February 21, 2006
Minutes of the Legislative Reference Service, 1947-1953
Once again the Memory Hole has uncovered interesting government documents that shed light on the operation of the federal government. This time it is the Minutes of the Legislative Reference Service, 1947-1953 (pdf).
The Legislative Reference Service was the precursor of the Congressional Research Service. The former operated by the same rules CRS does. The minutes reveal that the Legislative Reference wrestled with the same problems CRS (and the library community) does - distribution of the reports; avoidance of controversy; whether the reports should contain analysis and recommendations or simply state facts; whether reports should arrive at conclusions; etc.
Kudos to Michael Ravnitzky for obtaining these documents. Hat tip to Ron Jones, University of Cincinnati Law Library and Sabrina Pacifici at beSpacific for the tip.
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State Department To Launch New Website Design
From the press release:
The new design [of the US State Department website] streamlines the number of content sections from nine to four:
- Issues and Press,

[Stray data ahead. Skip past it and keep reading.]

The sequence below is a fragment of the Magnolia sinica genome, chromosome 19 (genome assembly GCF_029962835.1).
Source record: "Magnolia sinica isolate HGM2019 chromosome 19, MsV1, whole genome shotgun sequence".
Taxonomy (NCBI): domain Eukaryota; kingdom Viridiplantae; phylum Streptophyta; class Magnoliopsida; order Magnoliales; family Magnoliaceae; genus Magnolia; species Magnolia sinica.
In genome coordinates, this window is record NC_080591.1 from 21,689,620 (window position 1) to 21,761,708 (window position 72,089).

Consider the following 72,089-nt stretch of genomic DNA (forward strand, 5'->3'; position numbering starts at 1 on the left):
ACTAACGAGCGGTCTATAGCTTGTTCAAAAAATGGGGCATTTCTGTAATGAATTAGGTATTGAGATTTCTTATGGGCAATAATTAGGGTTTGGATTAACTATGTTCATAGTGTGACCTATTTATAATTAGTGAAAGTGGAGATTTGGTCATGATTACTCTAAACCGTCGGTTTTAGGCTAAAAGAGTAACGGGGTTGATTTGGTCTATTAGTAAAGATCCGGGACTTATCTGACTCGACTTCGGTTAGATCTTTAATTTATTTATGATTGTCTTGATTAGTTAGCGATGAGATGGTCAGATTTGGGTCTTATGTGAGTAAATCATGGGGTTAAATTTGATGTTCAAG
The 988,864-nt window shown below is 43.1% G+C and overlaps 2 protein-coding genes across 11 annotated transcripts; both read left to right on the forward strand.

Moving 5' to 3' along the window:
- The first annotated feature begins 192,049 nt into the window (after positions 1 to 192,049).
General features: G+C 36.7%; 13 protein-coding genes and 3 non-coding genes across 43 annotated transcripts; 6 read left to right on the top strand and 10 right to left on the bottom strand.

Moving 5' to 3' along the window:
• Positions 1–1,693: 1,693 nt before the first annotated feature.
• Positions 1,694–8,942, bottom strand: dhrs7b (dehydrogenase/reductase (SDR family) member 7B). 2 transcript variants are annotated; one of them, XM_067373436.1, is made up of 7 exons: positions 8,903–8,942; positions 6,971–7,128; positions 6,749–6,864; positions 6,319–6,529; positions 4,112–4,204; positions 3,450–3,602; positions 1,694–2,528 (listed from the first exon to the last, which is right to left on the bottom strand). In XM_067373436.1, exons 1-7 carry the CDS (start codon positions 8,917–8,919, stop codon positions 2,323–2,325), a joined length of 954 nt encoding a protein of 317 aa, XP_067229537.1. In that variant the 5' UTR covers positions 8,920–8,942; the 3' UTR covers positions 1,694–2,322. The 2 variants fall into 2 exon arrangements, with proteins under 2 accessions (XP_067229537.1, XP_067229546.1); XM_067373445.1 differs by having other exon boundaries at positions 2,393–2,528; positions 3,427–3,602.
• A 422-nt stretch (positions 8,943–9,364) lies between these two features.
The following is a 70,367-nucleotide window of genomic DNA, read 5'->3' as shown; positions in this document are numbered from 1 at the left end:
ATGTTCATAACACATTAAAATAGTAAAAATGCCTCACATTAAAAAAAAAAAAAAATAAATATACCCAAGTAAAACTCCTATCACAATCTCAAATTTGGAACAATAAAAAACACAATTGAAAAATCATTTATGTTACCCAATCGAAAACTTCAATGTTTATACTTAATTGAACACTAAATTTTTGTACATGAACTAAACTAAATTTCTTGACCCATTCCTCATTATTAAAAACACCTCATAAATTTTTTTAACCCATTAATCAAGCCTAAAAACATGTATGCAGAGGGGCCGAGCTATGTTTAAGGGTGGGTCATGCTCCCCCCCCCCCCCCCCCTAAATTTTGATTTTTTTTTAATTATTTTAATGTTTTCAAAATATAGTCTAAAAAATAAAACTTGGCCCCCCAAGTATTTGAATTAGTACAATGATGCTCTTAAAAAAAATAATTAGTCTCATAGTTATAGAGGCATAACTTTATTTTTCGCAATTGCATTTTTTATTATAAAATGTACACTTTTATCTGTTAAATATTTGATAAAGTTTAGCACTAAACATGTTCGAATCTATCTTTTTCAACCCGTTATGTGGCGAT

- Travel and Business,
- Youth and Education, and
- About the State Department.
The redesigned homepage will feature the main news story of the day, along with other important news. The homepage also will provide easy access to information about Secretary Rice, multimedia resources, and interactive options for users to subscribe to state.gov content as well as quick links to key topics in each of the website sections.
In addition to state.gov homepage updates, the banner of the new design will link to the top news story, daily press briefings, and other news from anywhere in the website. Enhanced search capabilities will allow users to search individual sections of the website, rather than the entire site.
Final Report of the (House) Select Bipartisan Commitee to Investigate the Preparation for and Response to Hurricane Katrina
From Select Bipartisan Committee to Investigate the Preparation for and Response to Hurricane Katrina:
On September 15, 2005, the House of Representatives approved H. Res. 437, which created the Select Bipartisan Committee to Investigate the Preparation for and Response to Hurricane Katrina. Speaker of the House Dennis Hastert named Rep. Tom Davis (R-VA), the Chairman of the House Government Reform Committee, to serve as the Chairman of the Select Committee.